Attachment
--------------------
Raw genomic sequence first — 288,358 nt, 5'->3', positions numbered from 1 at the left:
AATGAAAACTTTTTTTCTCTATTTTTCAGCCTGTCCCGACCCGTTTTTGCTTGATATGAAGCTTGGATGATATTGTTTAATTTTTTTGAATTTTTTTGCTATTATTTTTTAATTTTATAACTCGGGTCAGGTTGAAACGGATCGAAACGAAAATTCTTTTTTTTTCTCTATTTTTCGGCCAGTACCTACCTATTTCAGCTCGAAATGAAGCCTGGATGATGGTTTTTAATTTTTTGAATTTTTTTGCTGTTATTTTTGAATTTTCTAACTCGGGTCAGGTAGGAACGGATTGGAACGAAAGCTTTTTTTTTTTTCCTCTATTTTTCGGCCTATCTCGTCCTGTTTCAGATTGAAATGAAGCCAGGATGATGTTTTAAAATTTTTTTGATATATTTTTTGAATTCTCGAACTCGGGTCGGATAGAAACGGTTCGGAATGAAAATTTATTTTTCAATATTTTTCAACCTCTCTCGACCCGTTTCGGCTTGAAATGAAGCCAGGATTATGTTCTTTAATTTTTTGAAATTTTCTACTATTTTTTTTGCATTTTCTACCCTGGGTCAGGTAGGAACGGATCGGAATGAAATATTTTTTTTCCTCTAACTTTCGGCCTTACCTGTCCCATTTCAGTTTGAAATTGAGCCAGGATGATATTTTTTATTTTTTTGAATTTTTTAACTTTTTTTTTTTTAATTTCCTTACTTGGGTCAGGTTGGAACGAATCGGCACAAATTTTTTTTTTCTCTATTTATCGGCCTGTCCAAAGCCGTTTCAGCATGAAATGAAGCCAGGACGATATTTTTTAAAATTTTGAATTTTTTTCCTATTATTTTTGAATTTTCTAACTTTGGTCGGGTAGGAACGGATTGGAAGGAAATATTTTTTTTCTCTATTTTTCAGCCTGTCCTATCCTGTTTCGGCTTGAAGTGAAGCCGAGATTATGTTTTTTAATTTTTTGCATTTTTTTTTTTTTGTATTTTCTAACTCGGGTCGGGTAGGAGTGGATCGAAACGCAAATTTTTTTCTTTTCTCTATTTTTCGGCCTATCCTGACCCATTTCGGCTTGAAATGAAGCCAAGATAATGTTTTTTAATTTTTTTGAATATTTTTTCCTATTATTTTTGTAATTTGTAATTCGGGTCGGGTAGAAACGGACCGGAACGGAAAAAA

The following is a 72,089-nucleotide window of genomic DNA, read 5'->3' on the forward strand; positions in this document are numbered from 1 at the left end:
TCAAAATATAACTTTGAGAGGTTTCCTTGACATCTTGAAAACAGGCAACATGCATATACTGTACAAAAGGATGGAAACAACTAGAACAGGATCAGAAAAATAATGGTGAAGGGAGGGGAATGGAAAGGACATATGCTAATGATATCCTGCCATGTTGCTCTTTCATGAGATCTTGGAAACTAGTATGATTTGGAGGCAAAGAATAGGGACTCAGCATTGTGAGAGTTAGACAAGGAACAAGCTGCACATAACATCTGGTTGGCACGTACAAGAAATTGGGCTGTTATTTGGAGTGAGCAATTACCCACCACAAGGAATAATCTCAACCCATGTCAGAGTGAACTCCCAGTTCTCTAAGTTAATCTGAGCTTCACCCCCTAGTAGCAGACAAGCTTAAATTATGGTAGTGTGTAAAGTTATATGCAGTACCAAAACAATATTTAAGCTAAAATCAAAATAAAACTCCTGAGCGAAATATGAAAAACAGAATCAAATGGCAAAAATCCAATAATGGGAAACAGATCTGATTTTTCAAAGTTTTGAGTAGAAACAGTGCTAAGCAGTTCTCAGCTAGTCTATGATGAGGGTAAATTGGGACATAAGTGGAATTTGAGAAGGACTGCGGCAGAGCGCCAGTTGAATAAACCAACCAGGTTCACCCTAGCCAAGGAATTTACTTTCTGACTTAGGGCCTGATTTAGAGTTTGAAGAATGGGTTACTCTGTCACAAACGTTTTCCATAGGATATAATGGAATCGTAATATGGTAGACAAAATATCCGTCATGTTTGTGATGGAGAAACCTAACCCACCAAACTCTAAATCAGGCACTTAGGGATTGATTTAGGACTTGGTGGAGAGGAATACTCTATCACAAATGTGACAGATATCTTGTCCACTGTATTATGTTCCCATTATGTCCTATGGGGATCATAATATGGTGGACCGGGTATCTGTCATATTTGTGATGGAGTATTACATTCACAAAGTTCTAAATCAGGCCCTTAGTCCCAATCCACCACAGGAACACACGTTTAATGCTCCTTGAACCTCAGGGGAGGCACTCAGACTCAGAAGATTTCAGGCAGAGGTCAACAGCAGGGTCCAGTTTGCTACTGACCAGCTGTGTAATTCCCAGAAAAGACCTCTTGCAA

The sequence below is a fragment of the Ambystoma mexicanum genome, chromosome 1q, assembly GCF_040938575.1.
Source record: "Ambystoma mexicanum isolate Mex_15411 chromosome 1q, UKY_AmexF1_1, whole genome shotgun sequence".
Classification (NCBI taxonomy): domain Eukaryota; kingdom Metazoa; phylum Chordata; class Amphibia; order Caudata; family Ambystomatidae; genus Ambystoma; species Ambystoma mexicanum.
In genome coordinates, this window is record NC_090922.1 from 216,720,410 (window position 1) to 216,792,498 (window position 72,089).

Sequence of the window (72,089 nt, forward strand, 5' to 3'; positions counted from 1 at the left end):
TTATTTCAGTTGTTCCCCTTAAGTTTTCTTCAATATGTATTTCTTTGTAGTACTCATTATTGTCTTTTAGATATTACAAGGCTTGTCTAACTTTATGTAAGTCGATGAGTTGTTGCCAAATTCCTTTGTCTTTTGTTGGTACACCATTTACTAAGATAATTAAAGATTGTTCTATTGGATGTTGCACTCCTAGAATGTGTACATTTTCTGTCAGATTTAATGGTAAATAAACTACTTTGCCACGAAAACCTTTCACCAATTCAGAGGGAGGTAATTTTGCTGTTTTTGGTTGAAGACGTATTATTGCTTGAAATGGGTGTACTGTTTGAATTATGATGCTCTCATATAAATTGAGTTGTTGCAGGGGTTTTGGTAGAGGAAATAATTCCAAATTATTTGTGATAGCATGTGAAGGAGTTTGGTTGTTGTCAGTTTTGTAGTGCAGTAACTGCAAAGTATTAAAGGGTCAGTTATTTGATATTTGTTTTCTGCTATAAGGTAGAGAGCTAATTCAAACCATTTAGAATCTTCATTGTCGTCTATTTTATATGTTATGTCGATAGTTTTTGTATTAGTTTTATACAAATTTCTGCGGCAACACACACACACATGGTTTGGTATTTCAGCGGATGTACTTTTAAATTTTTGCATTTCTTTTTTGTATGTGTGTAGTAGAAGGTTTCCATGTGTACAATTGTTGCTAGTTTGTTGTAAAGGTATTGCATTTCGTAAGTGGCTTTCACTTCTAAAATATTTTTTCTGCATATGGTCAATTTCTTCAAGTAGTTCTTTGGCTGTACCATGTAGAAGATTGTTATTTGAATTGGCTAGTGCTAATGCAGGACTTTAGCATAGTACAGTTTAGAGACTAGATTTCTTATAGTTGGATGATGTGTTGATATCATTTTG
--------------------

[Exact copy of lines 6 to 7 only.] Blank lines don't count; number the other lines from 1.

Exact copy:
Source record: "Ambystoma mexicanum isolate Mex_15411 chromosome 1q, UKY_AmexF1_1, whole genome shotgun sequence".
Classification (NCBI taxonomy): domain Eukaryota; kingdom Metazoa; phylum Chordata; class Amphibia; order Caudata; family Ambystomatidae; genus Ambystoma; species Ambystoma mexicanum.